6 Bad Habits of Data Management- Part 2

John Sharpe

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In my last blog, 6 Bad Habits of Data Management- Part 1, I covered three bad habits many IT departments across the globe are guilty of committing. Here are 3 more mistakes you may be making.

4. KEEPING DATA INEFFICIENTLY

This bad habit has two parts: One applies to inefficient data storage management practices, the other applies to one or more inefficient IT processes. The first affects organizations that keep data where it has always been since it was created, despite the fact that multiple copies of the same file exist, or the file is ageing and has not been accessed for over two years.

The second type of inefficient data management occurs in the technical software, server and storage stack. Some organizations may not be efficiently using many space-saving features available to them, such as compression or deduplication. Such features can dramatically shrink the capacity footprint of data stored or protected, thereby reducing the amount of storage required.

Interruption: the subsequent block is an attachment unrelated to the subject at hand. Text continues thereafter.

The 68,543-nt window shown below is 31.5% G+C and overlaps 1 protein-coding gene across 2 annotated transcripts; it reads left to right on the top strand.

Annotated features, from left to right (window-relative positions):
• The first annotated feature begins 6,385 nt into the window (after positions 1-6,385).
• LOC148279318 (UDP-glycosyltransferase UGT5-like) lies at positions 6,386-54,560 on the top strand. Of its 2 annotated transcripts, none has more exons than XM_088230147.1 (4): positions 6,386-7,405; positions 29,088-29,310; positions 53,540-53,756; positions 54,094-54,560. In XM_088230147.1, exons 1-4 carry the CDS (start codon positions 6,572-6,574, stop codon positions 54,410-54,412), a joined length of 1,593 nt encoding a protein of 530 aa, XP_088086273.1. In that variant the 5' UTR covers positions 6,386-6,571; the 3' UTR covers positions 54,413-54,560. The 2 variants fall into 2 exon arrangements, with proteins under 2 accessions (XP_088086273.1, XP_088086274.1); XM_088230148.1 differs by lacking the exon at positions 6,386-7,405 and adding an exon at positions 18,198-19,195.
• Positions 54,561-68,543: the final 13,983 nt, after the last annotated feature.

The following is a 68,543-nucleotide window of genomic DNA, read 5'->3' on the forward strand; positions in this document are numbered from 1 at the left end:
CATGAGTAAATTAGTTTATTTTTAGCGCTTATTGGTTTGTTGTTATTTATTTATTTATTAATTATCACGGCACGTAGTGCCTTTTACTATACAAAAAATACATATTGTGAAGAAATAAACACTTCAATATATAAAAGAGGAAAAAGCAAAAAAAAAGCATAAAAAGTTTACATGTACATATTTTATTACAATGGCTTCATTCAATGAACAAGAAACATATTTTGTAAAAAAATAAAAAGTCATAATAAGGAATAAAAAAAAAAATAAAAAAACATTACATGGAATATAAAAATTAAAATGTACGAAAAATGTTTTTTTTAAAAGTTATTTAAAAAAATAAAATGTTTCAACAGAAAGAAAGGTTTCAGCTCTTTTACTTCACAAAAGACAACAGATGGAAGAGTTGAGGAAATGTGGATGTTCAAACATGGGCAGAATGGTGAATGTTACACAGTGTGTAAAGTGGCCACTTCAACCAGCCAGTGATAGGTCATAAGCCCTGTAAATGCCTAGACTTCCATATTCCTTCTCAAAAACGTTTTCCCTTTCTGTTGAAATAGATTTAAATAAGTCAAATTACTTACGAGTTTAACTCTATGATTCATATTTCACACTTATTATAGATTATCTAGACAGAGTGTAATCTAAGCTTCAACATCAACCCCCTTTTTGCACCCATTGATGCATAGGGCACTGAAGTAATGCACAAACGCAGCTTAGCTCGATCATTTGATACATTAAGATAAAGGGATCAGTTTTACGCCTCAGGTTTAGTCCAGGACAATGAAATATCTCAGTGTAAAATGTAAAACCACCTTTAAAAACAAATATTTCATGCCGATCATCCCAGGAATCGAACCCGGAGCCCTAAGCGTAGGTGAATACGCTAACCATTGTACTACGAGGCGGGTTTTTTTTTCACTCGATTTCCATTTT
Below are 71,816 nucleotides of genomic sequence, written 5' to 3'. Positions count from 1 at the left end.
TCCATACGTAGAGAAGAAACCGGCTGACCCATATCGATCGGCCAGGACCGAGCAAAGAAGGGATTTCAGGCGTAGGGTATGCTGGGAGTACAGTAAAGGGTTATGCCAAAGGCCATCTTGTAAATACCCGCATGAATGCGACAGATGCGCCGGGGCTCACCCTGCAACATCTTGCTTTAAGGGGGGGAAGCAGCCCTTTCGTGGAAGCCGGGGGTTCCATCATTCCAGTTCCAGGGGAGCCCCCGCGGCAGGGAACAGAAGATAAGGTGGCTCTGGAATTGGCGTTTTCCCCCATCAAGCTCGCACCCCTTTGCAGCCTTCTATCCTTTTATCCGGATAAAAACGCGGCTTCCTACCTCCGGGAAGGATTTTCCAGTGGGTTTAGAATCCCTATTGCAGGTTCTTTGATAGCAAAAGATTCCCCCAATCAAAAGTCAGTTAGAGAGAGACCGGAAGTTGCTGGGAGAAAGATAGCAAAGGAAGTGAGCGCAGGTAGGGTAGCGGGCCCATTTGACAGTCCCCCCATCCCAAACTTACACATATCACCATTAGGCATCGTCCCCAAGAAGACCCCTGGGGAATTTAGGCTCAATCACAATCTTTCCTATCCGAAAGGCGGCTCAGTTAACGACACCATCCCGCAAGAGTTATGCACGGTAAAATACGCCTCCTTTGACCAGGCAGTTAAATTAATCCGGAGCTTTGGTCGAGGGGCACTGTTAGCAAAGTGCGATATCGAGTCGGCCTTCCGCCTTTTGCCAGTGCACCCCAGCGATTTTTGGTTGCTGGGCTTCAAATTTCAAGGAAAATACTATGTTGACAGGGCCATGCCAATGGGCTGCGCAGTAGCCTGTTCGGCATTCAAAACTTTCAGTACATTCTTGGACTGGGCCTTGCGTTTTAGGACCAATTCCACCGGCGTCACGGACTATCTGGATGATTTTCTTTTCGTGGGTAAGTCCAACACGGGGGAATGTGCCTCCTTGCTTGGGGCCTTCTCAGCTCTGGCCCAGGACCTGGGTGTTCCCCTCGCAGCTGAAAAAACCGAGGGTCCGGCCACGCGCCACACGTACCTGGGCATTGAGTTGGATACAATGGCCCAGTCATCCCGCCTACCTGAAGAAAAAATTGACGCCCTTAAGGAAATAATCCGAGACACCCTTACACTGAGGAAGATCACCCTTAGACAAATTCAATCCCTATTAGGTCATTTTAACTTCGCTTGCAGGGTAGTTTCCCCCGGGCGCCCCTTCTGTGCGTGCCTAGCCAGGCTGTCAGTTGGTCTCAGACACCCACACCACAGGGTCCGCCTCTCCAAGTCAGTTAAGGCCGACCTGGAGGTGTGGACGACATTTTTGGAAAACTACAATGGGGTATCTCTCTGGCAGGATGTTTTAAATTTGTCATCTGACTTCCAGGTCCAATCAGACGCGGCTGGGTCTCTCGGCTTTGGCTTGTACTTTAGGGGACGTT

5. KEEPING DATA ON THE WRONG TYPE OF STORAGE MEDIA

Not all data warrants storage on an organization’s most deluxe system. In an effort to help them face the data onslaught (or the “zettabyte apocalypse“), many organizations have instead begun to implement tiered storage and data protection architectures.

This might mean that only mission-critical and/or frequently accessed data resides on costly Tier 1 storage systems. To implement tiered storage or data protection, organizations typically apply manual or automated policy rules to their data. Such rules determine when it makes sense to move or migrate certain types of data to lower-cost disk or tape “tiers,” or even when it makes sense to archive or delete certain data.

6. KEEPING DATA WITHOUT REGARD TO ITS LIFECYCLE NEEDS

Bad Habit #6 actually occurs throughout the previous five bad habits of data management. After all, each of these errors of commission or omission can be prevented once you decide to handle your data based on its lifecycle needs. This means that you must address you data’s needs from cradle (when the data is first created) to grave (when the data has outlived its usefulness and can be safely deleted). At first, managing one’s data based on a complete lifecycle of information might appear to be no small feat. However, outside experts can help make the initial process less painful and much more rewarding.

Now that you’re familiar with the six bad habits of data management, get ready to test your data management IQ with our new guide.

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